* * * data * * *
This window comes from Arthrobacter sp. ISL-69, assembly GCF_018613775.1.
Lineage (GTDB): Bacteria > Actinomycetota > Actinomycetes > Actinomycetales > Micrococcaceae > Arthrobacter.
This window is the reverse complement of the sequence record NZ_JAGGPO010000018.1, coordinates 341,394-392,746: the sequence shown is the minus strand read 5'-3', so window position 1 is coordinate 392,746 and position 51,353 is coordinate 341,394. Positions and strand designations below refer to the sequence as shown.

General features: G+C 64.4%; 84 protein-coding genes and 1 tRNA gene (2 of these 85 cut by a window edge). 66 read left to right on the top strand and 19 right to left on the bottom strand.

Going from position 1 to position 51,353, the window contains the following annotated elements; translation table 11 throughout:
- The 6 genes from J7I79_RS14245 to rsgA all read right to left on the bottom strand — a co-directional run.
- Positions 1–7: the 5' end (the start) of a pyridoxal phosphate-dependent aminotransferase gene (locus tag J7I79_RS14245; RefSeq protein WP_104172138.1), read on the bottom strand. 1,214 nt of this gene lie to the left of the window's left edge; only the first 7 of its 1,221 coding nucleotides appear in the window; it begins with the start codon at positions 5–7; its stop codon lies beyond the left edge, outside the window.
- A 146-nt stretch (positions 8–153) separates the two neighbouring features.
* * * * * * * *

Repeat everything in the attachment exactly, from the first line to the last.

This window comes from Arthrobacter sp. ISL-69, assembly GCF_018613775.1.
Lineage (GTDB): Bacteria > Actinomycetota > Actinomycetes > Actinomycetales > Micrococcaceae > Arthrobacter.
This window is the reverse complement of the sequence record NZ_JAGGPO010000018.1, coordinates 341,394-392,746: the sequence shown is the minus strand read 5'-3', so window position 1 is coordinate 392,746 and position 51,353 is coordinate 341,394. Positions and strand designations below refer to the sequence as shown.

General features: G+C 64.4%; 84 protein-coding genes and 1 tRNA gene (2 of these 85 cut by a window edge). 66 read left to right on the top strand and 19 right to left on the bottom strand.

Going from position 1 to position 51,353, the window contains the following annotated elements; translation table 11 throughout:
- The 6 genes from J7I79_RS14245 to rsgA all read right to left on the bottom strand — a co-directional run.
- Positions 1–7: the 5' end (the start) of a pyridoxal phosphate-dependent aminotransferase gene (locus tag J7I79_RS14245; RefSeq protein WP_104172138.1), read on the bottom strand. 1,214 nt of this gene lie to the left of the window's left edge; only the first 7 of its 1,221 coding nucleotides appear in the window; it begins with the start codon at positions 5–7; its stop codon lies beyond the left edge, outside the window.
- A 146-nt stretch (positions 8–153) separates the two neighbouring features.